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concerned about the economy. even as we get a contraction of the forecast, a quarterly contraction out of germany, you possible real economic -- problems, the possibility of a recession coming quickly? germany is ank specific case. a large chunk of the german economy is somewhat related to the auto industry and that had emissionsproblems with coming online. there was a delay with registration and the auto sector had a knock on effect. germany is a specific case. in general, we are seeing global growth. the forecast has been for global growth -- has been downgraded to a marginal. we are paying attention to what is happening in china and we find china is one of the large
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economies that is very much engaged in the countercyclical policies, trying to boost economy and doing whatever it can to support it. what they have done in the financial crisis, they put 10% of the gdp into supporting the economy to convincing results. we are not forecasting 10% of gdp being spent right now, but are seeing appetite for chinese authorities to do what is needed to support the economy should that happen, that will cause global growth. anna: marija veitmane, senior multis asset strategist at state street. matt and i had to radio after tv. a quick word on the swedish parliament, voting against the new prime minister.
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it was always going to be a struggle. unlikelyn allies were to back him. all that blocked in this round. as theseeing reaction euro strengthens on the back of this versus the swedish krona, two months after the inconclusive election and a country still has no government. the winner has been the right-wing nationalists. we will see what the next stage of the process is in putting together a government in sweden. next, the stocks on the move climbing thissk, down .2%- they are after raising the lower end of the profit forecast. stocks, generally weaker. it is outperforming the broader equity market this morning. this is bloomberg. ♪
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matt: welcome back to "bloomberg markets: the european open." i'm matt miller in berlin alongside anna edwards harry european headquarters in london. you can see moller-maersk has bounced back up. bouncing between gains and losses, but not putting up the moves we saw a earlier after the company came out with the earnings and we spoke with the ceo from copenhagen.
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that's get stock movers. for that, annmarie hordern carried -- and reporting. -- annmarie hordern. mariano rajoy industry group, one of the biggest losers on the stoxx 600 alongside basic resources. we saw a collapse in brent yesterday, joining the wti entering a bear market. investors concerned about the deepening outlook for demand and we could see some more bearish news given the u.s. stockpiles data later today. down, trimming earnings forecasts for the year, blaming it on currency. maersk to the upside, a slight gain. you spoke to the ceo has -- who said slow but reasonable global trade growth. anna: anne-marie with the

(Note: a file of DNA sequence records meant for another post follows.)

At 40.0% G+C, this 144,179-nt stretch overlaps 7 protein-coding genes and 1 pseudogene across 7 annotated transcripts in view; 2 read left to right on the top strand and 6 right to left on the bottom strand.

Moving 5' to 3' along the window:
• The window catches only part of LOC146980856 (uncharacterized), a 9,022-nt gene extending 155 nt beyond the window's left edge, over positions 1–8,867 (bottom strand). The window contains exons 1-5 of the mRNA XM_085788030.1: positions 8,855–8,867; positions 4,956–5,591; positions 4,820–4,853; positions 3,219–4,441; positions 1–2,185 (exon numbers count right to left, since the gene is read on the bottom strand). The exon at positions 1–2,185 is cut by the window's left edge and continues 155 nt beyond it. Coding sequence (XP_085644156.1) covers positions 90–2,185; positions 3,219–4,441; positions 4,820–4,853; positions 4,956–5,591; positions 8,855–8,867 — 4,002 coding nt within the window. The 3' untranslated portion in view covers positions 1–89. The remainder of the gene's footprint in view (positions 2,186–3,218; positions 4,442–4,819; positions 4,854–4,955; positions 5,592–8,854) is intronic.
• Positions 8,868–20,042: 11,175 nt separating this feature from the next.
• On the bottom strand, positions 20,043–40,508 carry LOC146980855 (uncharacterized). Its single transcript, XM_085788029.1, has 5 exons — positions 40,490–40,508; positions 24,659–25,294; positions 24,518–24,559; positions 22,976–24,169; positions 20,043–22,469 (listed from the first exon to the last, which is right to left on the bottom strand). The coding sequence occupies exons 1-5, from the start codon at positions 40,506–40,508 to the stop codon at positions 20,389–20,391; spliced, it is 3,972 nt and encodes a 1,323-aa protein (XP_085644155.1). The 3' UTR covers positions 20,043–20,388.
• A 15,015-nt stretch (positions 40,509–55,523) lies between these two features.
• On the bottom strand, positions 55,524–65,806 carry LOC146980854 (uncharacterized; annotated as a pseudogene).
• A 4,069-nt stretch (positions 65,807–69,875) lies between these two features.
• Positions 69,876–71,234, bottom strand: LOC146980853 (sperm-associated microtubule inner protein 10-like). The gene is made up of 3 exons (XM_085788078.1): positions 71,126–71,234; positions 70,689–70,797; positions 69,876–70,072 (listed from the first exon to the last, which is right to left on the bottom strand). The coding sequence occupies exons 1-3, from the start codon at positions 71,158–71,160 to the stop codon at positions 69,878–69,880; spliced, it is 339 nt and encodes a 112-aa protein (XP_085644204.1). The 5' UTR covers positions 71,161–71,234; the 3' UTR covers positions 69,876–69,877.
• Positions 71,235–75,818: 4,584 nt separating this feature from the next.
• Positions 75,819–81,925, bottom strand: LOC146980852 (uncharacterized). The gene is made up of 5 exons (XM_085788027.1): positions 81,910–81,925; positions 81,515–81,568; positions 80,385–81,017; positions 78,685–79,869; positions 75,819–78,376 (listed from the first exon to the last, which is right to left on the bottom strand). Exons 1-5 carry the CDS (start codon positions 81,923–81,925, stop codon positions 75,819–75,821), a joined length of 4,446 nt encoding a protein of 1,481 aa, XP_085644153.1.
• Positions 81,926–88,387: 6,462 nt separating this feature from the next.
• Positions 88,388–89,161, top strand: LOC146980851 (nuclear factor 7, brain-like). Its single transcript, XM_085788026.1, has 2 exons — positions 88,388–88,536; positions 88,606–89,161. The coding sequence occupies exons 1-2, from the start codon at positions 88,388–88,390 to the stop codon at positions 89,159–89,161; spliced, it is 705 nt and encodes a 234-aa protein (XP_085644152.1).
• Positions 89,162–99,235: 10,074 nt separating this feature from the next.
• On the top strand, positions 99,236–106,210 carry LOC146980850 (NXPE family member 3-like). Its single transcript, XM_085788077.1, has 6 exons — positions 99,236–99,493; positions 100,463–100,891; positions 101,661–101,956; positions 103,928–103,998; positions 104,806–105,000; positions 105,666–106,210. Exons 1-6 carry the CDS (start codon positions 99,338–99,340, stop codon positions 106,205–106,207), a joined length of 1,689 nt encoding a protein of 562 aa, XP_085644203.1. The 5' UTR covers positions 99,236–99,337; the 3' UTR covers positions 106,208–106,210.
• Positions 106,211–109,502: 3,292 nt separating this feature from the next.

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movers. pound has risen on the news the eu and u.k. have secured a brexit deal after months of deadlock. yesterday's move was quite stellar. we are flat to negative, below 1.30. theresa may now has to convince a cabinet it is not a sellout and get it through parliament. us further gives insight. good morning to you. what is the latest, then? whether this will get through cabinet? maria: good morning. it has taken two years, but we finally have a deal. it is a technical deal, but a breakthrough. the reaction in markets was immediate. the pound was surging yesterday and the question is the cabinet meeting set for 2:00 p.m. today. will they back theresa may or not? probablyoint, she will
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argue the deal, which is set to be 400 pages long so few people have seen it is the best the u.k. can get now. the deadline, march 2019 is coming fast but the question fundamentally is, will this get cleared by the cabinet and will it get cleared by the u.k. parliament? in the meantime, the european union, keeping a close eye on this. if it gets cleared in the cabinet today, we will see the optics of a corrected -- brexit deal in motion and that means a special summit late in november. matt: i'll pick it up from there. maria tadeo, on the ground that downing street. she will be covering every development. from copenhagen is john hardy, head of fx strategy at saxo bank. seen volatility spike.